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Coulee Medical Center ER and Walk-In Care

This looks like a job for the Mask Avengers!

Volunteers producing hundreds of masks for health care workers

 

Last updated 4/1/2020 at 9:23am

Linda Roberts models one of the masks she made. - Submitted photo

In response to the coronavirus epidemic, locals have been making washable, reusable fabric respiratory masks for the local hospital, as well as for individuals and other organizations.

A Facebook group has even sprung up called the Mask Avengers, with posts related to mask making.

Linda Roberts is one of those making masks, having made 71 as of Monday, and with orders for more.

Roberts said those 71 masks took about a week to make, with multiple masks given to UPS drivers (Linda's husband Merle retired from UPS recently), to friends and elderly people in the Spokane and Coulee area, to a local chiropractic office and more.

Forty are going to the Colville Tribe's clinic, as well as to their senior meals deliverers.

Requests for masks have come in for senior meals deliverers in the coulee, as well as for kitchen staff at the hospital.

As a quilter, Roberts already had a lot of fabric, enough to give some out to other masks makers as well.

Donations of elastic and a moisture barrier material from community members help complete the masks, with more elastic ordered and on the way.

Roberts said she has an assembly line type of system for crafting the masks, first washing the fabric, then cutting it into a 9-by-6-inch pattern found on the website of a Deaconess hospital group in Indiana: https://www.deaconess.com/How-to-make-a-Face-Mask.

That hospital group has since created a database to connect mask makers with organizations that request them. Simple buttons on the site allow makers and requesters to enter their information.

As of Tuesday, 624 health care organizations across the United States were listed as requesters, plus more from around the world.

The website describes how the simple masks help: "While fabric masks are not to be used in the care of COVID-19 patients, according to the CDC, fabric masks are a crisis response option when other supplies have been exhausted. Fabric masks can also be helpful in other areas of patient care as supplies of [Personal Protective Equipment] are depleted."

Locally, a March 25 CMC Facebook post includes a video on making masks for medical workers. The masks can be dropped off at the "picnic tables outside CMC shop - yellow building across the highway from CMC," the post advises, with a drop-off time of Monday-Friday, 11 a.m. to 3 p.m.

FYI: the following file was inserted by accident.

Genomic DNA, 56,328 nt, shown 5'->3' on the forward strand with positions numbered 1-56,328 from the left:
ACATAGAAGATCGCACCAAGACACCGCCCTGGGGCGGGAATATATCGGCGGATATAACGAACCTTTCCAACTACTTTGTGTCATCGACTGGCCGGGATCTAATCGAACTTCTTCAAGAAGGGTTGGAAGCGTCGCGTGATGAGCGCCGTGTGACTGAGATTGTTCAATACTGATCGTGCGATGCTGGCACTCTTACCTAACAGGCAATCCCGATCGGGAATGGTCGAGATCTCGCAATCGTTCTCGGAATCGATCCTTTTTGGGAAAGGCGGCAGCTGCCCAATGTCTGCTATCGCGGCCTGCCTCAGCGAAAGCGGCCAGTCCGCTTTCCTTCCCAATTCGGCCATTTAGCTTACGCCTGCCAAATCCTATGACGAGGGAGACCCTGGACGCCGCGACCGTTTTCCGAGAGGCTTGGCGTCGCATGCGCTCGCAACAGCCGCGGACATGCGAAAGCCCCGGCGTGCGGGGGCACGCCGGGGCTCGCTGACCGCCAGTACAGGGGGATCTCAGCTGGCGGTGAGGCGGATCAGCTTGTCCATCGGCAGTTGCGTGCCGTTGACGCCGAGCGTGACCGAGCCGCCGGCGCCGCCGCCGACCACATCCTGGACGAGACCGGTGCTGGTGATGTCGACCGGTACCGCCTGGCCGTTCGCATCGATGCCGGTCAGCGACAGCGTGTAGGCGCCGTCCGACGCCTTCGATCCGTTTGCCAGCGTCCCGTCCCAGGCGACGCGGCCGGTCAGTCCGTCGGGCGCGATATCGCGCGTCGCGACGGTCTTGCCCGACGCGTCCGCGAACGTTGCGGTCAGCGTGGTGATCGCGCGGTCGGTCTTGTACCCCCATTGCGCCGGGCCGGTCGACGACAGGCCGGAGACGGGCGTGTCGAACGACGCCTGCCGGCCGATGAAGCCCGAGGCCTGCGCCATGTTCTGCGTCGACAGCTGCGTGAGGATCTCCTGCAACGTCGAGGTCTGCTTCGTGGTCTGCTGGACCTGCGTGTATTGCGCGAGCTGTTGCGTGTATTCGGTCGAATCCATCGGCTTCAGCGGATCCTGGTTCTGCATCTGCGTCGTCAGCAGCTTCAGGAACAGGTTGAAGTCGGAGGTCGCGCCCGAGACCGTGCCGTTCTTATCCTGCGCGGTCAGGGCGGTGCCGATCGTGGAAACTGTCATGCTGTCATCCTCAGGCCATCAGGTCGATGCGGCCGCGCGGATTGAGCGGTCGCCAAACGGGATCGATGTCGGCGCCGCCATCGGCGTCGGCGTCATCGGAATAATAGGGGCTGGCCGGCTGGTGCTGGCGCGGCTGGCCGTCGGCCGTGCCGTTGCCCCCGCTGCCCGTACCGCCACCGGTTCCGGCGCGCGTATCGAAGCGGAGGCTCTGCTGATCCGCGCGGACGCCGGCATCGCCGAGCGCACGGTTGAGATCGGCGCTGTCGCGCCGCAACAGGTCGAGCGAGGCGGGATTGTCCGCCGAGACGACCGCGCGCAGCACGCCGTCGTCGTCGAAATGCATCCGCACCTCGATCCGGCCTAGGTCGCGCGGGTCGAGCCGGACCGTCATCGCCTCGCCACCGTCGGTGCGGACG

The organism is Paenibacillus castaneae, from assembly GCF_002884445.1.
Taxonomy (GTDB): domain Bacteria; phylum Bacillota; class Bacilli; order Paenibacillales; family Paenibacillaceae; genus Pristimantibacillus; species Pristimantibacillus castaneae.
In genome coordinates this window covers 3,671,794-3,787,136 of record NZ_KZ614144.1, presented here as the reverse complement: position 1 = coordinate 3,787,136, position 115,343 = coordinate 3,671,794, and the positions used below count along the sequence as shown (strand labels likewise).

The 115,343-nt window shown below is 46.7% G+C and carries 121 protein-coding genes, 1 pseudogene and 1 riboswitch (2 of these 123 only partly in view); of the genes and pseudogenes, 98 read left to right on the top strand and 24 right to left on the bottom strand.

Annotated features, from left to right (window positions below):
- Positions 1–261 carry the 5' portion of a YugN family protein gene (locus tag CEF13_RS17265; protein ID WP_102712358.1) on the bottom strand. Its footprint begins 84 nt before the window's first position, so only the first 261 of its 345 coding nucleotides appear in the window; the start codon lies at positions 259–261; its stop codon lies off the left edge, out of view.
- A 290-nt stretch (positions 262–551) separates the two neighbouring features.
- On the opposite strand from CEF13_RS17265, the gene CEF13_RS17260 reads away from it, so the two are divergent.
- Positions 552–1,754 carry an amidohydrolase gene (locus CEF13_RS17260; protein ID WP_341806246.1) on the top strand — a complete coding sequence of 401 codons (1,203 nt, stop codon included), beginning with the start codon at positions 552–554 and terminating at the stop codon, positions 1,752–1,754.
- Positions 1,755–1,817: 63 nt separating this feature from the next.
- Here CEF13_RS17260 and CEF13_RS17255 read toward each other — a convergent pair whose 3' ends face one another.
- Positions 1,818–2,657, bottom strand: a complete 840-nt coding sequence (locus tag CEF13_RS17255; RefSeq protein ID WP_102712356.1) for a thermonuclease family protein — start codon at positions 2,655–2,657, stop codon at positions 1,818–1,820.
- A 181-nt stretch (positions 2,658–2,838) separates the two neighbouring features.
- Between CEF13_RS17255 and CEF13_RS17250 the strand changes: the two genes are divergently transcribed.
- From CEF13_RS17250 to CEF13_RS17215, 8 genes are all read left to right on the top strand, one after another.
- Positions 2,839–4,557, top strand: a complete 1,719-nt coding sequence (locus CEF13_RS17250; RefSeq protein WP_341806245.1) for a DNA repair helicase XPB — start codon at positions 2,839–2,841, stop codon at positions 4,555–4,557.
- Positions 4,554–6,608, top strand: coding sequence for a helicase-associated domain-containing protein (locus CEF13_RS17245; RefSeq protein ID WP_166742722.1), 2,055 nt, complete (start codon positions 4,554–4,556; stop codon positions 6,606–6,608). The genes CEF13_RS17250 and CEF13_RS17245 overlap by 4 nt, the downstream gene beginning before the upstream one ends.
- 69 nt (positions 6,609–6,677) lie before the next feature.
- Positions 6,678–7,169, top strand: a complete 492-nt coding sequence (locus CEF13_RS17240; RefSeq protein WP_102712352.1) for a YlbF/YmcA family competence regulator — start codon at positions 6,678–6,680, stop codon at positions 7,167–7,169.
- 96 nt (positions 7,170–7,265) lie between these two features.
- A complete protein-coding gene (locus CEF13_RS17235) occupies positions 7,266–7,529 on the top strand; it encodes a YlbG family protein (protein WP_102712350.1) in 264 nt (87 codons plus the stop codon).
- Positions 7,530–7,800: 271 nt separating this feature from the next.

Roberts said she has plenty of supplies, and others wanting to make masks can contact her at 509-631-0514 for supplies or for more info on making the masks.

"I started because my sister lives in Longview," said Roberts, who is a quilter. "She sent me the pattern... and I have this amazing stash of fabric, and I like to serve and help people. Those are my gifts, and I thought, perfect!"

Just some of the other local people who are making masks, donating supplies, or who have contributed to the Mask Avengers' Facebook page include Rita Grittner, Gloria Carrol, Karen Wright, Evylyn Wright, Dorcia Gallagher, Karren Pynsia, Kathy Clover, Lori Atwood-Allen, Marlene Oddie, Ty Tipps, and Natalie Nachtigal Dennis.

The Fabric Patch fabric and quilt shop in Ephrata is used by mask makers in the area, as well, and 160 were delivered to Coulee Medical Center made by Allison Mitchell of Coulee City.

Mitchell is the Target Zero manager for the local traffic safety region including Grant, Adams, Lincoln, and Ferry counties. With work having slowed down, she chose to take time off and work on masks, coordinating with Cindie Rang of the Fabric Patch to get masks to the north part of Grant County.

The Fabric Patch has helped distribute about 8,000 masks through the county, Mitchell said. She has made about 300 herself, at about 25 minutes each.

"I didn't have anything else to do as important as making masks," Mitchell said about taking the time off work. "I used that as volunteer time for something that pulled at my heartstrings. My grandparents were both visitors and residents at the long term care facility [at CMC], so it has a special place in my heart. The workers there have big hearts and take care of our community."

A March 25 CMC Facebook post includes a video on making masks for medical workers. The masks can be dropped off at the "picnic tables outside CMC shop-yellow building across the highway from CMC," the post advises, with a drop-off time of Monday-Friday, 11 a.m. to 3 p.m.

Scott Hunter also reported for this story

 

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